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    Cookbook Review: The Back in the Day Bakery Cookbook by Cheryl Day and Griffith Day

    by Deanna Dong
    May 2012

    Heston Blumenthal at Home
    Author: Cheryl Day and Griffith Day of Back in the Day Bakery

    Difficulty Level: Home Cook to Moderately Difficult

    Fanfare: Paula Deen’s love for the Days’ baking ran so deep that she hosted her niece’s bridal shower in the couples bakery; Pastor Rod Sprauve, one of the bakery’s most devoted customers, wrote a poem (reprinted in the book) on his favorite cookie, the Pecan Sandra, to convince the Days to add it to the menu.

    Chapters: Breakfast; Coffee Cakes, Quick Breads, and Sweet Yeast Breads; Cupcakes and Cakes; Pies, Cobblers, Crisps and Tarts; Puddings and Custards; Cookies; Brownies and Bars; Confections; Savories.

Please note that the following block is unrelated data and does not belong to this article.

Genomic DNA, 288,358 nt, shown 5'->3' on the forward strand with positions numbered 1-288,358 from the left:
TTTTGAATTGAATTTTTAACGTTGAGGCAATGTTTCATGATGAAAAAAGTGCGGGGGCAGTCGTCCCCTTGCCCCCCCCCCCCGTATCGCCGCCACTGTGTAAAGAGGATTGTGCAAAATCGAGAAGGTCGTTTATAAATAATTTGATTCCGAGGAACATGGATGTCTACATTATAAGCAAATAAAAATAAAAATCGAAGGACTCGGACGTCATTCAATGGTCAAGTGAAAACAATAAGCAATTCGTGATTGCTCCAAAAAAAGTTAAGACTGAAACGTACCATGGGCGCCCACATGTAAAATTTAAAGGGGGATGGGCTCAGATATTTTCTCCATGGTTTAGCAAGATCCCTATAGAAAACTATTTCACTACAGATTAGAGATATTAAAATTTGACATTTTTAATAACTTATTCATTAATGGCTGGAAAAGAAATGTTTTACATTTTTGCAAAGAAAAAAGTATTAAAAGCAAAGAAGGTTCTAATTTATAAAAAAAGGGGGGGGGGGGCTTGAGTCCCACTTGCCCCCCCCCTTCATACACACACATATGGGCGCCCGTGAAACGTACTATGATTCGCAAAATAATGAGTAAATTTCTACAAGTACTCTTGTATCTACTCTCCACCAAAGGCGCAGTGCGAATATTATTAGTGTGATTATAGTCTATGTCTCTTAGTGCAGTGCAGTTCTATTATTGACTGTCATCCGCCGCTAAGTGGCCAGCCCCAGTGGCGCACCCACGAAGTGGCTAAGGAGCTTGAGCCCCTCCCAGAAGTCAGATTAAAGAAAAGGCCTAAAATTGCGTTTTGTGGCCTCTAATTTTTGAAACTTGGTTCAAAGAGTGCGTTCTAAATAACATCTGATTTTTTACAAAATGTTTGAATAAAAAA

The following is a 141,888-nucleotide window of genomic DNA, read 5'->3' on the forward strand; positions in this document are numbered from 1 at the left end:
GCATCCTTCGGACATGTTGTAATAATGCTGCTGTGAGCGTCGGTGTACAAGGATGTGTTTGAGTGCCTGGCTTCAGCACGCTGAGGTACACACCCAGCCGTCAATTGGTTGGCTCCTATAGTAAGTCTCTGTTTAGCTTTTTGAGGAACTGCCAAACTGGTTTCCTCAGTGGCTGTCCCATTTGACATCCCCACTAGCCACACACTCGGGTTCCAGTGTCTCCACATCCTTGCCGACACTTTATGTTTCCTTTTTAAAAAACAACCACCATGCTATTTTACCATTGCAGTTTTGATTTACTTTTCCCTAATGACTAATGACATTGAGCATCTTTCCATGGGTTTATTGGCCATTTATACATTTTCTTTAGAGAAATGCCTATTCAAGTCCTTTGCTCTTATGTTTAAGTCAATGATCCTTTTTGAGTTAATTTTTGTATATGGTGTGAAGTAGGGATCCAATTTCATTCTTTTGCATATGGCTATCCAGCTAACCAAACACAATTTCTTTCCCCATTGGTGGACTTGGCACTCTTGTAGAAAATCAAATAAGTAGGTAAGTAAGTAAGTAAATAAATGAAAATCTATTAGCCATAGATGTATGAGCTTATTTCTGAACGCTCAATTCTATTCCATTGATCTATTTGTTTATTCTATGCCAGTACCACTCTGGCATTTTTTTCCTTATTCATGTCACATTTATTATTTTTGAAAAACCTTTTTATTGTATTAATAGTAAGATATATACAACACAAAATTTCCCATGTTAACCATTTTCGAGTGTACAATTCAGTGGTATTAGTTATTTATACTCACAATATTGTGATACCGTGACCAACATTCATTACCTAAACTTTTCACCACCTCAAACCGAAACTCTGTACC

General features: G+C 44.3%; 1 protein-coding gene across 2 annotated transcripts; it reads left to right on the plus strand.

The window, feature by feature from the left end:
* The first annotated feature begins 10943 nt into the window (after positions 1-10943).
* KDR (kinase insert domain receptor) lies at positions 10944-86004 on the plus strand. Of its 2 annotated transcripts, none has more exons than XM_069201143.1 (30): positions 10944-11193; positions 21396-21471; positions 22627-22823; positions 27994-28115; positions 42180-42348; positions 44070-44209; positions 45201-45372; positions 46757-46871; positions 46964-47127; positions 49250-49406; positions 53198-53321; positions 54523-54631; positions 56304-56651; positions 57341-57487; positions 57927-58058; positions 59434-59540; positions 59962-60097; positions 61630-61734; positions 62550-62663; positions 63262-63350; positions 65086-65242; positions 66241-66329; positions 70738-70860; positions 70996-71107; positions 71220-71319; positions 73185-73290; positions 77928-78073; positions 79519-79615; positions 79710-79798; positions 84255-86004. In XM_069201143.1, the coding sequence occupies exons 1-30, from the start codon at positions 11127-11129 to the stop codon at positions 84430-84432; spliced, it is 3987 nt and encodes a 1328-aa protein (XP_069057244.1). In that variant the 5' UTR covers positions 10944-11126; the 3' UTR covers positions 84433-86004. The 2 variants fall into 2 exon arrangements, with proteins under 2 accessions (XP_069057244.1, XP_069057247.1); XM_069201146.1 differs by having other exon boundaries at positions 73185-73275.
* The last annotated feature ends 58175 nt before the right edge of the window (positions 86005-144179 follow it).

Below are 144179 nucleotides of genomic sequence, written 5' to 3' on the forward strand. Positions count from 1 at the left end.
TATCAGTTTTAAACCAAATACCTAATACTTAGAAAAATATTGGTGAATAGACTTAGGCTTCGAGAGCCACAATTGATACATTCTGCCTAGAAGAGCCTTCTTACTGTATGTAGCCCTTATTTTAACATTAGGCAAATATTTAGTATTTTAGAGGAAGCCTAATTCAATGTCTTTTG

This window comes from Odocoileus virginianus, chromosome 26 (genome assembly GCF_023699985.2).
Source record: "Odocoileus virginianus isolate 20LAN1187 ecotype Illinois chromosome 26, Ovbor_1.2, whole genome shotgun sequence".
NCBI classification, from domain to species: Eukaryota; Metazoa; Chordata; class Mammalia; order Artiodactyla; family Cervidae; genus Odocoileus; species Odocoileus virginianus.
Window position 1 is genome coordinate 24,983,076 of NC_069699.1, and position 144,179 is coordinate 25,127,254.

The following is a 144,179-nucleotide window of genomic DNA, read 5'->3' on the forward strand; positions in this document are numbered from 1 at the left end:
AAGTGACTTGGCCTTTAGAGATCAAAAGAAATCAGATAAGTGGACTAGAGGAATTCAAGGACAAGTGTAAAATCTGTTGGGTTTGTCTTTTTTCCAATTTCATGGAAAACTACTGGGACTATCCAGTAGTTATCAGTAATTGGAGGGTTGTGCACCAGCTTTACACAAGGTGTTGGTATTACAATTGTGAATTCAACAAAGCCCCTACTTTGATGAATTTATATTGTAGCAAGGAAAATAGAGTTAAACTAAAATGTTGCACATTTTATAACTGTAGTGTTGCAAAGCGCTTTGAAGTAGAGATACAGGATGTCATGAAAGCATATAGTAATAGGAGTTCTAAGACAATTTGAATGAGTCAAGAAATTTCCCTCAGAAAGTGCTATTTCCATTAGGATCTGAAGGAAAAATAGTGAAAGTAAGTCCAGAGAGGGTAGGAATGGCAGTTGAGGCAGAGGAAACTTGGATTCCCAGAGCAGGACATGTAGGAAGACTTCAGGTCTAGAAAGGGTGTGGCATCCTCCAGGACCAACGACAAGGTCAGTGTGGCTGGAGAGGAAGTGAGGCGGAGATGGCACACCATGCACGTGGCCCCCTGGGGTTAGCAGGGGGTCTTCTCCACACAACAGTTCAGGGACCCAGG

Located deep in the Southern hospitality belt, Back in the Day Bakery has become a Savannah establishment with soul-satisfying baked goods, nostalgic vintage décor, and infectious old-fashioned charm. In celebration of their 10th anniversary, Owners Cheryl and Griffith Day have collected their favorite recipes for their new cookbook, The Back in the Day Bakery Cookbook, delighting fans (including Forward author Paula Deen). The resulting book teems with 100 recipes categorized into nine chapters, accompanied by appetite-teasing photos of savories and sweets on antique china.

    The book is stuffed full of Southern staples (you can’t get much more comforting than ‘Nana Cream Pie, Peach Cobbler Muffins, and Rustic Peach-Blueberry Tart). But there are also unexpected international items on the list (Guava Sweet-Cheese Turnovers, Almond-Anise Biscotti, and Bacon-Jam Empanadas). Each treat is paired with the authors’ note (i.e. the Plum Tartlet has “the cakiest tart you’ll ever eat”), and a useful section aimed at novice bakers covers everything from the importance of bringing eggs to room temperature to the right method for creaming butter. But it’s not just instruction—the Days have succeeded in injecting the spirit of the bakery right into the cookbook. Recipes are welcomingly interrupted with stories: tales depicting the spirit of Savannah, and all the sweetness and bitterness that accompanies saying “yes” to your dreams.